Finally, since looking for a new “to do” list organizer likely wasn’t on your task list for today, try this handy gadget for marking those web pages for later comparison.

Taking Risks

Failure is often a difficult topic for high performers. After all, those who achieve much do so by making it a habit to avoid failure.  More than a few times, when I’ve talked with my own coach, the conversation has ended up with me saying, “Well, that’s fine, but failure just isn’t an option for me.  I don’t do that.” How ridiculous – and also, perhaps, how familiar.

I’ve failed plenty of times. When it comes to business, my goal is to fail quickly if I’m going to fail.  When a task is important, failure often leads to a better-informed next attempt, which usually leads (directly or not) to success.  So, when failure is inevitable, fast failure is the way to go.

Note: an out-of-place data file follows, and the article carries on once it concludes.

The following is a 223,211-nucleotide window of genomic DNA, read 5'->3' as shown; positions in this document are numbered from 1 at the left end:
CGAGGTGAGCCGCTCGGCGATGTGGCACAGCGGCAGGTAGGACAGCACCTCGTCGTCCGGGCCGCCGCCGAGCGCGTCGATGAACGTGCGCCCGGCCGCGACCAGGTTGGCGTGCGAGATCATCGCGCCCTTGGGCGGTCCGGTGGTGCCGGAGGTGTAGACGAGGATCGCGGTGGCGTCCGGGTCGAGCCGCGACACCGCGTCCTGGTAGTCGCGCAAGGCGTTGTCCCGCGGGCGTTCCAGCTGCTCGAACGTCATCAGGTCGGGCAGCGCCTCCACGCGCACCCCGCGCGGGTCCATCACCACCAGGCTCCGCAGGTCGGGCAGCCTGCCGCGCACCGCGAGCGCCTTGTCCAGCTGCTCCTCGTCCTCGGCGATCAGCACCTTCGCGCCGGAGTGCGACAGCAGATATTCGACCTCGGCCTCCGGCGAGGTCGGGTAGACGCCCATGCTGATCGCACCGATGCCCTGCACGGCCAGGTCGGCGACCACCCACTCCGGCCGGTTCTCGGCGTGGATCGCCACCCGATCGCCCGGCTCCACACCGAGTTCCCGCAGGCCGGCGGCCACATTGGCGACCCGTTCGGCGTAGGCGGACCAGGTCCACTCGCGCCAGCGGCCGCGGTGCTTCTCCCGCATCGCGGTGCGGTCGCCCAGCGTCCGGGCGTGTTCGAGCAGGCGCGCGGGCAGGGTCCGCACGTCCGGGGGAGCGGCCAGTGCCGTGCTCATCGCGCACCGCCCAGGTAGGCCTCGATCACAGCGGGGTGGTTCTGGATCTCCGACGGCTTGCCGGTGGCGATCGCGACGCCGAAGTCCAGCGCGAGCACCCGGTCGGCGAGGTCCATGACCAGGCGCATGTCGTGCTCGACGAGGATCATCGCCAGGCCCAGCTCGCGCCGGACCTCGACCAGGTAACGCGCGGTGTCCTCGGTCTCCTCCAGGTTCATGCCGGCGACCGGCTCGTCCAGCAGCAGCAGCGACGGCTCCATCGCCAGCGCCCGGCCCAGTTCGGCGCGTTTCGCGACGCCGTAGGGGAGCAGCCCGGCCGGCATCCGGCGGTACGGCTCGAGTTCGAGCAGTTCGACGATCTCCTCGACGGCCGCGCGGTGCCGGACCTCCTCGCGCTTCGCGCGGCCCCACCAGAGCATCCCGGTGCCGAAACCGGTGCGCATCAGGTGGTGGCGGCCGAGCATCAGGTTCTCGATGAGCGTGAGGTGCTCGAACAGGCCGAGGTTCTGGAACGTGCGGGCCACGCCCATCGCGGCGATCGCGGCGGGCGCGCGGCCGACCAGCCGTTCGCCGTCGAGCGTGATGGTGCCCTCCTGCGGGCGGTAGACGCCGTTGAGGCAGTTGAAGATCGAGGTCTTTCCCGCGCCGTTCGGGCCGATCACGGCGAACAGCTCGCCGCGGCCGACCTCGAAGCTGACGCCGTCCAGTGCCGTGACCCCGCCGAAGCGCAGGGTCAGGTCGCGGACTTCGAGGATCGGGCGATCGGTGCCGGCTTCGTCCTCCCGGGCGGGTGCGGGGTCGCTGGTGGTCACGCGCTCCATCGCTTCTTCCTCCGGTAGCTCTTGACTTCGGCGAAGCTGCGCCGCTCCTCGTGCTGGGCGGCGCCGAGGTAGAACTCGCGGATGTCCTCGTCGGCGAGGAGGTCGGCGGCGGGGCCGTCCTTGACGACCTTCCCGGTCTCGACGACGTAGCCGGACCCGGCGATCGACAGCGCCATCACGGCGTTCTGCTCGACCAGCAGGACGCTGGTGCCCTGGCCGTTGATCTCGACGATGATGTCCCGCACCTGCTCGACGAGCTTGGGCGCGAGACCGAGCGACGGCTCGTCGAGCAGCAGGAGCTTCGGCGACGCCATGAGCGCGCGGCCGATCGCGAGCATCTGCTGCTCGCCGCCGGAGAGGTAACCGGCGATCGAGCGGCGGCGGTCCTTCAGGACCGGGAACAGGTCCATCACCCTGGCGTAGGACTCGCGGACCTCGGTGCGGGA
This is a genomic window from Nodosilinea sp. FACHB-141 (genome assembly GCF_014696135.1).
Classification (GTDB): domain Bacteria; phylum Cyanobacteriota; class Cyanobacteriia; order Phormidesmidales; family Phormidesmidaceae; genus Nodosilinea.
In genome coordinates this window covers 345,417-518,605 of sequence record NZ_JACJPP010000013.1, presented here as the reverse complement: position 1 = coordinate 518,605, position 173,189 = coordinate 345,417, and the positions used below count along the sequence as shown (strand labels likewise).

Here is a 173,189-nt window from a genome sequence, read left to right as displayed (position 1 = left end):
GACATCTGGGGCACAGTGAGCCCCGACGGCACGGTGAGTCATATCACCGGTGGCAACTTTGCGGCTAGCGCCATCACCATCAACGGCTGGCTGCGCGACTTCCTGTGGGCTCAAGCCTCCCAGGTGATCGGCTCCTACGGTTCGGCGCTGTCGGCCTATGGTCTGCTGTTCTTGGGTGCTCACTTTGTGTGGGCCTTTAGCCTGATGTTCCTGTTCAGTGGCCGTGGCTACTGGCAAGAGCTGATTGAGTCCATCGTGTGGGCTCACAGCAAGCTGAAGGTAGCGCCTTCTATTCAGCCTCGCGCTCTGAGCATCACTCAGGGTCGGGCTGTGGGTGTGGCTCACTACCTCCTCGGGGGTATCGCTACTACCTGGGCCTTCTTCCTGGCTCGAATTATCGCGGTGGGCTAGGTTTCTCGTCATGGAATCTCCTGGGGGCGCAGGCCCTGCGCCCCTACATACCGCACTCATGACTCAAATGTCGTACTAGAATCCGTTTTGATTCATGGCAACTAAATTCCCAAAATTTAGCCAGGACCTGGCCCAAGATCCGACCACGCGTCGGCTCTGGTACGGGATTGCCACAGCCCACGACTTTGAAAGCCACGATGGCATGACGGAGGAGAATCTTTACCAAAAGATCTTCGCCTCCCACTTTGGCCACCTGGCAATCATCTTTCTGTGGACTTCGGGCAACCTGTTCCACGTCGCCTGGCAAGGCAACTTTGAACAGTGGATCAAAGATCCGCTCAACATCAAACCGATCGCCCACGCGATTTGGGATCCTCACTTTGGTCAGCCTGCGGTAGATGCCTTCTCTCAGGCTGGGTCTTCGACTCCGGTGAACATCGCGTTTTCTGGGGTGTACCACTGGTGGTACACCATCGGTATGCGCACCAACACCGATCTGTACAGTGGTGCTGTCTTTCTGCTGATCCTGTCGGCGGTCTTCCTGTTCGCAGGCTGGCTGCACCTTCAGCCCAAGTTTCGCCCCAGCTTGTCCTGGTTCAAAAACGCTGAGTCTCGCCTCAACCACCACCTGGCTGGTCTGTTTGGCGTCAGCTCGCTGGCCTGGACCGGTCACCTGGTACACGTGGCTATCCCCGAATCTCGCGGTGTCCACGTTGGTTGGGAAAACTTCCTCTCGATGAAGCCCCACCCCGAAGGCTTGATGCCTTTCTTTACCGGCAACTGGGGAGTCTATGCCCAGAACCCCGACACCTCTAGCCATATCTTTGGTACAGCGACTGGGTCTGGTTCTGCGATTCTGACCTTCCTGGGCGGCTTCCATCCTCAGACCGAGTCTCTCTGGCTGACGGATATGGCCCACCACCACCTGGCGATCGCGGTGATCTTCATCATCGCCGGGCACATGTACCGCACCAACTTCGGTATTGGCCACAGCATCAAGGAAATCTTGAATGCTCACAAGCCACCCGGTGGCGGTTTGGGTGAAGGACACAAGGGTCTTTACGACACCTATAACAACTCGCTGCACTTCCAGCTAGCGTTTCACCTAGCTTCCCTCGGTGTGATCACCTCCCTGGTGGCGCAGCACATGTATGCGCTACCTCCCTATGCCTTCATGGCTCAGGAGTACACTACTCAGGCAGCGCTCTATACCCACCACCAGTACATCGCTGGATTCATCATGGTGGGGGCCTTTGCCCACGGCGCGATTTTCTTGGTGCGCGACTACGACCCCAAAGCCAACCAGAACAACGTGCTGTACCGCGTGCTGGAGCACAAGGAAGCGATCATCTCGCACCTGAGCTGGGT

And yet, failure is still unpalatable to me.  Is it to you, as well?

A few weeks ago, I was talking with a client and out popped what I believe to be a truism: You cannot succeed unless you’re willing to fail.  This was reinforced in a story I read recently about a ne’er-do-well door-to-door salesman.  He’d march up to someone’s doorstep, extend his finger to press the doorbell, and then pull back, muttering, “She won’t buy anything.”  And he’d turn around, guaranteeing his failure on that potential sale.  No wonder he was a ne’er-do-well.

Now, most of us don’t do door-to-door sales, but the principle is just the same. You must take a risk to have any chance of success.  Whether it’s reaching out to a potential client, asking a current client how they think things are going, or stepping onto a stage (literal or figurative) to make a presentation to some of your ideal clients, if you don’t risk, you don’t get.